The book also reexamines the philosophical issues that swirl around mysticism. In addition to examining modern day constructivist views, Forman argues that the doctrines of Kant, Husserl, and Brentano cannot be applied to mysticism. Instead he offers new philosophical insights, based on the work of Chinese philosopher of mind Paramartha. The book concludes with an examination of mind and consciousness, which shows that mysticism has a great deal to tell us about human experience and the nature of human knowledge far beyond mysticism itself.
Religious Experience by Wayne Proudfoot
This book seeks to answer questions such as: How is religious experience to be identified, described, analyzed and explained? Is it independent of concepts, beliefs, and practices? How can we account for its authority? Under what conditions might a person identify his or her experience as religious?
Wayne Proudfoot, a Columbia University Professor specializing in the philosophy of religion, aims to show that concepts, beliefs, and linguistic practices are presupposed by the rules governing this identification of an experience as religious. Proudfoot contends that some of these characteristics can be understood by attending to the conditions of experience, among which are beliefs about how experience is to be explained.
The Spiritual Nature of Man: Study of Contemporary Religious Experience by Alister Hardy
This book is based upon the first eight years’ work of the Religious Experience Research Unit set up at Manchester College, University of Oxford, in 1969. Sir Alister Hardy, the founder of the Unit, was a distinguished marine biologist at Oxford and a Fellow of the Royal Society. In Hardy’s words, the book is “intended as a contribution towards the study of this important, but still so little understood, part of our make-up, made in the spirit of an inquiring naturalist.”
The Spiritual Nature of Man: Study of Contemporary Religious Experience offers a discussion of the whole range of religious experience as revealed by the examination of the first three thousand personal accounts sent in to the Religious Experience Research Unit. These accounts include ecstasies, visions, voices, illuminations, unitive/mystical consciousness, and many other experiences. Chapters cover: Varieties of spiritual awareness, Dynamic patterns of experience, Triggers and consequences, Studies from the records, Quantitative research, and more.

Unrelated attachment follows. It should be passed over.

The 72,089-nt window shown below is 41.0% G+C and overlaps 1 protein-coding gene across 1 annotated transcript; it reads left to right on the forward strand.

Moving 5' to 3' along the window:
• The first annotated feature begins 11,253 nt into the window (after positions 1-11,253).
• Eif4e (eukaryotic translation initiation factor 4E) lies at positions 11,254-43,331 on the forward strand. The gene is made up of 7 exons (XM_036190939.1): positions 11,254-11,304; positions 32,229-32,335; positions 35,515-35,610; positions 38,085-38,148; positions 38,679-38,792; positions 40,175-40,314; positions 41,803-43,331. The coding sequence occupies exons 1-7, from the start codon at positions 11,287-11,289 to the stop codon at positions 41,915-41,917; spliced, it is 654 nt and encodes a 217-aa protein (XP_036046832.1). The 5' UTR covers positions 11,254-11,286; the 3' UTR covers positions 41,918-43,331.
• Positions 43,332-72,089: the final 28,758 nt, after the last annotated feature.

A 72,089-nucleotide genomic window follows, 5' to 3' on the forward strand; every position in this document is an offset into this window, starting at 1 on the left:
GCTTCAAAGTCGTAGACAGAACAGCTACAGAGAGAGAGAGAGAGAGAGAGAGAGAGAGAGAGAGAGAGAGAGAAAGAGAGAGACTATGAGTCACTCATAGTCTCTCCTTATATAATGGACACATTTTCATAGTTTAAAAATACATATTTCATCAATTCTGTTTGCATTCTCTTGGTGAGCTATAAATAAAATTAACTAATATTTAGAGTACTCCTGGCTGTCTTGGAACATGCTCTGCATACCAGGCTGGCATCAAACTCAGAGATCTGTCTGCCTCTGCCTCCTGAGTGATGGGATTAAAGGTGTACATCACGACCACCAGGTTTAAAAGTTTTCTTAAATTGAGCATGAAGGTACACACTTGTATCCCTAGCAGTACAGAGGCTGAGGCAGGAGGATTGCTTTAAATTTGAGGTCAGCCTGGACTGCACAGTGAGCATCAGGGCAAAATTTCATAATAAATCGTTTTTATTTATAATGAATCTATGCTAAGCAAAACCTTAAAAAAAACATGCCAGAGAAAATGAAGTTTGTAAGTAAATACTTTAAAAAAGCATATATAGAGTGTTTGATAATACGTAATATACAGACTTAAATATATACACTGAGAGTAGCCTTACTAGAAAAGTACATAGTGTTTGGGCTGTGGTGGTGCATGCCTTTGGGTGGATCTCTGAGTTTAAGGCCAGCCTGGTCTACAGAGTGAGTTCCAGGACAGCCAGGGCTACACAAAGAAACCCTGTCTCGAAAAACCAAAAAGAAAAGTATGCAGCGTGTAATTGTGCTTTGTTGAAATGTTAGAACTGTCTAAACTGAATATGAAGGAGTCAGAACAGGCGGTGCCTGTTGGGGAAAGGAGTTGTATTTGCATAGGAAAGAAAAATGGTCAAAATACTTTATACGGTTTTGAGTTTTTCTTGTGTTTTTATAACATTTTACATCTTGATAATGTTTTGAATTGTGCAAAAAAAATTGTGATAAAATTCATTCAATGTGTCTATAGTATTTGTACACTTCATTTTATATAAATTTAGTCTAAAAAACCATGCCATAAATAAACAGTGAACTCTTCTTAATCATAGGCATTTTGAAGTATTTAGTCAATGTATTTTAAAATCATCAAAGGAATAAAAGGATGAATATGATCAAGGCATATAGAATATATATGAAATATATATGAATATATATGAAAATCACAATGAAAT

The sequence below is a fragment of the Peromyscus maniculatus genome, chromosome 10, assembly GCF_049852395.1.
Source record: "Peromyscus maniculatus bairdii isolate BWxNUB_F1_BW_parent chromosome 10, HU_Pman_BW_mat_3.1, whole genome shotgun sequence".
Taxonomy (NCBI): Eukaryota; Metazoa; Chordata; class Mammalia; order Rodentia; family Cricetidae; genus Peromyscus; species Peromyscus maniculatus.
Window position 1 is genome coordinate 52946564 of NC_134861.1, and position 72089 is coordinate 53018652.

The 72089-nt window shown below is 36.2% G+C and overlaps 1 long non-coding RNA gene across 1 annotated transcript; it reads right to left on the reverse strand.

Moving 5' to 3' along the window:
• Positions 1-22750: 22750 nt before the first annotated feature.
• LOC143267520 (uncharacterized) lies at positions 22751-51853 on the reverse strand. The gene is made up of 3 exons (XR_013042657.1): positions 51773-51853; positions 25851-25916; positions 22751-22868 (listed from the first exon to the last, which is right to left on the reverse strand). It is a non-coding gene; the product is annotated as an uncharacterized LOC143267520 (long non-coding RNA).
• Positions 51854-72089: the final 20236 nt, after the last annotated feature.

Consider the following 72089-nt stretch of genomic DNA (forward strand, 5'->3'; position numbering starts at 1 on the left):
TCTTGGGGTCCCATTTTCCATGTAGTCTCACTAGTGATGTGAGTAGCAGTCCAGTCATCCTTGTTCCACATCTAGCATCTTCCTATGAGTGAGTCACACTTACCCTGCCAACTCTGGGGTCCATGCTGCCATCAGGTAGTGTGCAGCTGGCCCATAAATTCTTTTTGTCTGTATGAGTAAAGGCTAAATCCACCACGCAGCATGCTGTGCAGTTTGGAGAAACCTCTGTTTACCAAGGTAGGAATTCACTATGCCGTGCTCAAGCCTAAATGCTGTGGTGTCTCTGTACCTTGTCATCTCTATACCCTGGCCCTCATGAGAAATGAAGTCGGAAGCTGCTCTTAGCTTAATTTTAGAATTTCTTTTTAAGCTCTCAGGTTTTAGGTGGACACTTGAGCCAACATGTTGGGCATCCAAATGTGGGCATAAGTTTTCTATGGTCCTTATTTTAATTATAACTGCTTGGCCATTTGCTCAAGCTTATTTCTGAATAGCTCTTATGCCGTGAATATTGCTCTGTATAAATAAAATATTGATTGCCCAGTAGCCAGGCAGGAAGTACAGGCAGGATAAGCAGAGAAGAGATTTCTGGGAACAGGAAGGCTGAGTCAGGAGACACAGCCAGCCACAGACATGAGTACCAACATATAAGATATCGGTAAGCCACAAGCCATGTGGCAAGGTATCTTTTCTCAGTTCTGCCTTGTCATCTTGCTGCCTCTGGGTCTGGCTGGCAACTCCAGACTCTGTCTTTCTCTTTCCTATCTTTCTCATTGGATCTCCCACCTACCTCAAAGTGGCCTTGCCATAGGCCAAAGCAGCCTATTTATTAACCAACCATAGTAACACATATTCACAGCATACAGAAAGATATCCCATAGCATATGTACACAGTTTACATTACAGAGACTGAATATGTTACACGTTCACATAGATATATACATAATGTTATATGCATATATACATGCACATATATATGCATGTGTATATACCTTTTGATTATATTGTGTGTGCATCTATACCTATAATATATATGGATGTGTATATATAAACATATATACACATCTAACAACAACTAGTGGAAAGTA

While Hardy sought to examine spiritual experience broadly rather than to make a case for any specific religion, he believed that, “The bringing of the elements of religion [i.e., spiritual elements] into the realm of scientific thought may prove to be a vital issue: unless this can be done, religion as a moral force may disappear, and we cannot be sure that our civilization will survive without it. Accordingly, one of Hardy’s main goals in writing his book, was “to present such a weight of objective evidence in the form of written records of these subjective spiritual feelings and of their effects on the lives of the people concerned, that the intellectual world must come to see that they are in fact as real and as influential as are the forces of love.”
*The Teachings of the Mystics by W.T. Stace
What is mysticism? Who is a mystic? The late W.T. Stace of the Princeton University philosophy department seeks to answer these questions.
In this impartial and perceptive survey, a leading modern philosopher interprets and analyzes the characteristics, nature, meaning, and value of mystical consciousness as it has been described by the great mystical writers of the world down through the ages.
The Teachings of the Mystics includes selections from: The Upanishads, Sri Aurobindo, Buddhist texts, Professor D. T. Suzkuki, Lao-Tzu, Plotinus, Dionysius the Areopagite, Meister Eckhart, Jan Van Ruysbroeck, St. Teresa of Avila, St. John of the Cross, Farid Al-Din Attar, Jalal Al-Din Rumi, The Zohar, and Arthur Koestler.
If you are new to mysticism studies or are seeking a summary of Stace’s ideas along with a broad array of mystical writings, then we recommend reading this before reading Stace’s more scholarly book, Mysticism and Philosophy (see above).
*The Varieties of Religious Experience by William James
The Varieties of Religious Experience is a book by the late Harvard psychologist and philosopher William James, comprising 20 lectures given at the University of Edinburgh in Scotland. While The Varieties of Religious Experience was first published in 1902, the work continues to be the subject of academic study and is still considered to be one of the best psychological studies of spiritual experience to date.
William James believed that individual religious experiences, rather than the precepts of organized religions, are the backbone of the world’s spiritual life. His discussion on conversion, repentance, mysticism, and saintliness – and his observation on actual, personal religious experiences – all support this thesis.